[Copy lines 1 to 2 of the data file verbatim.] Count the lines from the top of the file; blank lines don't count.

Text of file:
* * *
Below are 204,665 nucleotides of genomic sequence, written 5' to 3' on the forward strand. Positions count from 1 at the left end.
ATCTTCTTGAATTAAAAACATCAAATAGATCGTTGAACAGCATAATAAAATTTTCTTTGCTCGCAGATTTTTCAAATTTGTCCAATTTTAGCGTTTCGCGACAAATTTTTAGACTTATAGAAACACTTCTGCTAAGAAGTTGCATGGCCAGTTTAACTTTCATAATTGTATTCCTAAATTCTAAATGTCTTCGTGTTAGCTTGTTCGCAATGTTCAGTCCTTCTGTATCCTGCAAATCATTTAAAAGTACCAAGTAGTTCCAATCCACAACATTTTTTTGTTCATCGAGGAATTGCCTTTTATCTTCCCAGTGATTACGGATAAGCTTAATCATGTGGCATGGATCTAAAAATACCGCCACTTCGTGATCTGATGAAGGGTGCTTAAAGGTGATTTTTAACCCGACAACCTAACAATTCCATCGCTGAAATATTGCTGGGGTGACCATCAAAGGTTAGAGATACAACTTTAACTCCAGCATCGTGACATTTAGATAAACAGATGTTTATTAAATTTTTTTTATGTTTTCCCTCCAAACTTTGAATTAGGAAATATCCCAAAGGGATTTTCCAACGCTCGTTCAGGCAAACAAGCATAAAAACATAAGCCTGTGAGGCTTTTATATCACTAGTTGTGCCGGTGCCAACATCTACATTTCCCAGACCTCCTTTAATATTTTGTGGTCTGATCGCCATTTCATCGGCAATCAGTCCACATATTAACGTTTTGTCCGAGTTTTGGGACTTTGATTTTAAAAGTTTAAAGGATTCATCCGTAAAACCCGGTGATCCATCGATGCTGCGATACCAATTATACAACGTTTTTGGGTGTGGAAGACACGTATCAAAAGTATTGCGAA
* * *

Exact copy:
Below are 204,665 nucleotides of genomic sequence, written 5' to 3' on the forward strand. Positions count from 1 at the left end.
ATCTTCTTGAATTAAAAACATCAAATAGATCGTTGAACAGCATAATAAAATTTTCTTTGCTCGCAGATTTTTCAAATTTGTCCAATTTTAGCGTTTCGCGACAAATTTTTAGACTTATAGAAACACTTCTGCTAAGAAGTTGCATGGCCAGTTTAACTTTCATAATTGTATTCCTAAATTCTAAATGTCTTCGTGTTAGCTTGTTCGCAATGTTCAGTCCTTCTGTATCCTGCAAATCATTTAAAAGTACCAAGTAGTTCCAATCCACAACATTTTTTTGTTCATCGAGGAATTGCCTTTTATCTTCCCAGTGATTACGGATAAGCTTAATCATGTGGCATGGATCTAAAAATACCGCCACTTCGTGATCTGATGAAGGGTGCTTAAAGGTGATTTTTAACCCGACAACCTAACAATTCCATCGCTGAAATATTGCTGGGGTGACCATCAAAGGTTAGAGATACAACTTTAACTCCAGCATCGTGACATTTAGATAAACAGATGTTTATTAAATTTTTTTTATGTTTTCCCTCCAAACTTTGAATTAGGAAATATCCCAAAGGGATTTTCCAACGCTCGTTCAGGCAAACAAGCATAAAAACATAAGCCTGTGAGGCTTTTATATCACTAGTTGTGCCGGTGCCAACATCTACATTTCCCAGACCTCCTTTAATATTTTGTGGTCTGATCGCCATTTCATCGGCAATCAGTCCACATATTAACGTTTTGTCCGAGTTTTGGGACTTTGATTTTAAAAGTTTAAAGGATTCATCCGTAAAACCCGGTGATCCATCGATGCTGCGATACCAATTATACAACGTTTTTGGGTGTGGAAGACACGTATCAAAAGTATTGCGAA